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Uvalde doctor who treated kids during massacre speaks on gun law

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Uvalde pediatrician Roy Guerrero, speaking at a bill signing ceremony at the White House on Monday for the first major gun safety legislation in three decades, said he still sees children daily with post-traumatic stress disorder and anxiety that’s turned to depression.

“I spend half my days convincing kids that no one is coming for them,” he said from the South Lawn. “But how do I say that, knowing that the very weapons used in the attack are still freely available? Let this only be the start of the movement toward the banning of assault weapons.”

The bill, passed after recent gun rampages in Uvalde and Buffalo, New York, incrementally toughens requirements for young people to buy guns, denies firearms to more domestic abusers, and helps local authorities temporarily take weapons from people judged to be dangerous.

Guerrero noted it has been 40 days since the massacre at Robb Elementary School and that a makeshift memorial to the massacre in the town’s center has been taken down. What remains, he said, is fear.

“These parents seek a safe and secure environment for their children,” Guerrero said. “It’s tough been being a pediatrician in a community where children do not want to return to school and their parents don’t want to send them there with the fear of a future attack.”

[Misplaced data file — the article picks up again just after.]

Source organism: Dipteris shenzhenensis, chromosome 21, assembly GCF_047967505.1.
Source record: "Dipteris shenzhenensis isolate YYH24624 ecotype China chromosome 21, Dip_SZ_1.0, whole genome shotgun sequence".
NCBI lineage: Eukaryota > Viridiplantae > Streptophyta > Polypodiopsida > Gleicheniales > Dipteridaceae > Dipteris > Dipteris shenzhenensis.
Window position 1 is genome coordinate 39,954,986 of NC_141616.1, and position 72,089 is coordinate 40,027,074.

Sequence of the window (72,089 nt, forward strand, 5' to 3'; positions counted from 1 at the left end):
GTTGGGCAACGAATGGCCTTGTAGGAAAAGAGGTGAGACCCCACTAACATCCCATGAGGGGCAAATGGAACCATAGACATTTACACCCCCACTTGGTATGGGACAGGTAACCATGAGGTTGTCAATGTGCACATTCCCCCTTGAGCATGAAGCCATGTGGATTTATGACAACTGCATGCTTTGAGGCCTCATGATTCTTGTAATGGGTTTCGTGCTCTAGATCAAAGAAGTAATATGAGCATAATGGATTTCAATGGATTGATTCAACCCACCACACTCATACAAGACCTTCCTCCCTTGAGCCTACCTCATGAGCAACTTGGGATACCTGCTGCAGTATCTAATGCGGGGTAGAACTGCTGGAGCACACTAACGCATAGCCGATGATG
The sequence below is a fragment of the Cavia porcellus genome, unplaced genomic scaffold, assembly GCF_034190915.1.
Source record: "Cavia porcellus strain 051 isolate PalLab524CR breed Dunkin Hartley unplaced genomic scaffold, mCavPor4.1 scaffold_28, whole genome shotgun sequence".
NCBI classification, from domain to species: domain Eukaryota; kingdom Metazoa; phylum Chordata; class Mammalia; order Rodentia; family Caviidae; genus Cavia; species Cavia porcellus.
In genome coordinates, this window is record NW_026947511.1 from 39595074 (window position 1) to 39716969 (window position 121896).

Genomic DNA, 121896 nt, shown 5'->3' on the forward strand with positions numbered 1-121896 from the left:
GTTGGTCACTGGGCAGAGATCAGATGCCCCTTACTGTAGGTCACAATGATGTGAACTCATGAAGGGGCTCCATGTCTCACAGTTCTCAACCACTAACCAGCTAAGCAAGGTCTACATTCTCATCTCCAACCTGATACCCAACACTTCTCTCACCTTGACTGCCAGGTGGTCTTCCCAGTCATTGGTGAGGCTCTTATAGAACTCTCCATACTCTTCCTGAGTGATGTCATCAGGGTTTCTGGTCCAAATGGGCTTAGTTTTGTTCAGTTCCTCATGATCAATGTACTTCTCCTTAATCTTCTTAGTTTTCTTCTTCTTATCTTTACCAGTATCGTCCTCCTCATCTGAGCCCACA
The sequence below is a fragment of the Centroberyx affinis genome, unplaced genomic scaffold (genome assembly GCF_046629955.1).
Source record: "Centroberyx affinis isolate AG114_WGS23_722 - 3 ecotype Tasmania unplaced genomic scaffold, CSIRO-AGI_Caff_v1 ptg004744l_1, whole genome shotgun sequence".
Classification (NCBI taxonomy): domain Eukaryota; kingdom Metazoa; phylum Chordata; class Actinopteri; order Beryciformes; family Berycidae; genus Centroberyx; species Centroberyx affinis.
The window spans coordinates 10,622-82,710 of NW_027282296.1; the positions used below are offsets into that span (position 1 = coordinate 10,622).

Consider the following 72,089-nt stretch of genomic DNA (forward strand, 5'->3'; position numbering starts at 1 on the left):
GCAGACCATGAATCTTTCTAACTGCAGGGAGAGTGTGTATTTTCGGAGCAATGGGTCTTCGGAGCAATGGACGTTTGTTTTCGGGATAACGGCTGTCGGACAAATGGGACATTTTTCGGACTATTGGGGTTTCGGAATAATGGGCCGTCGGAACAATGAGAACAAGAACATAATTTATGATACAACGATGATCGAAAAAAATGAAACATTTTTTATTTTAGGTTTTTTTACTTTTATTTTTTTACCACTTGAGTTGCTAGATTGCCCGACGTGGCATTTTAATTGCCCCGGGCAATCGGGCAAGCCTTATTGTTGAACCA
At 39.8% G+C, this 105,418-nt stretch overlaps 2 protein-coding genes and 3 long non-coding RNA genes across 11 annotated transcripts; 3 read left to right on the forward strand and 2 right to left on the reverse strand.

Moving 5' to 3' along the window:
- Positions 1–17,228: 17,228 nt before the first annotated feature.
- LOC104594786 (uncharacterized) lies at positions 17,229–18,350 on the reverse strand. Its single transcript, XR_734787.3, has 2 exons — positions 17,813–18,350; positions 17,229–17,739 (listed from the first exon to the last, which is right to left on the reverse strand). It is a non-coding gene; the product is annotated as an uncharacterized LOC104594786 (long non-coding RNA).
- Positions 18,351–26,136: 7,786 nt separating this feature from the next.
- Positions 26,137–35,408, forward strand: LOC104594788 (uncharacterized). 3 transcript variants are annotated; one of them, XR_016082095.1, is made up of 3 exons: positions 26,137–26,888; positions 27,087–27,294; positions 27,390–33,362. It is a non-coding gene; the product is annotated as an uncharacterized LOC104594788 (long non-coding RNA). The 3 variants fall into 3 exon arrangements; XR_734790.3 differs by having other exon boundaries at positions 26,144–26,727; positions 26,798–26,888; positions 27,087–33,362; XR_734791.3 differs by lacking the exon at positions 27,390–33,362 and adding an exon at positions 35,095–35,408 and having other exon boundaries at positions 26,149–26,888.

Texas Sen. John Cornyn led the effort to whip the votes of 14 Republicans and get the bill passed in his chamber, despite a lack of support from the National Rifle Association and other gun rights advocacy groups. Some conservative senators harshly criticized their colleagues for voting it, saying they turned their backs on their commitment to the Second Amendment.

Some gun safety advocates were also underwhelmed by the final bill, which didn’t include priority items like raising the age to purchase a firearm and expanding background checks. One of them, Igor Volsky, director of the private group Guns Down America, said Monday it was “the bare minimum” and “not much to celebrate.”

The last major gun bill passed Congress in 1994. The assault weapons ban included in that law expired in 2004, and every effort to renew it has failed.

“Adults are stubborn, we’re resistant to change, even when the change will make things better for ourselves, but especially when we think we’re immune to the fallout,” he said. “As we have seen, no community is immune to the fallout, but rather, the fallout is landing in our backyard on a weekly basis … I invite everyone to move forward from this start of the change that will allow all of our children to make it to the end of our fight.”

The Associated Press contributed to this report.



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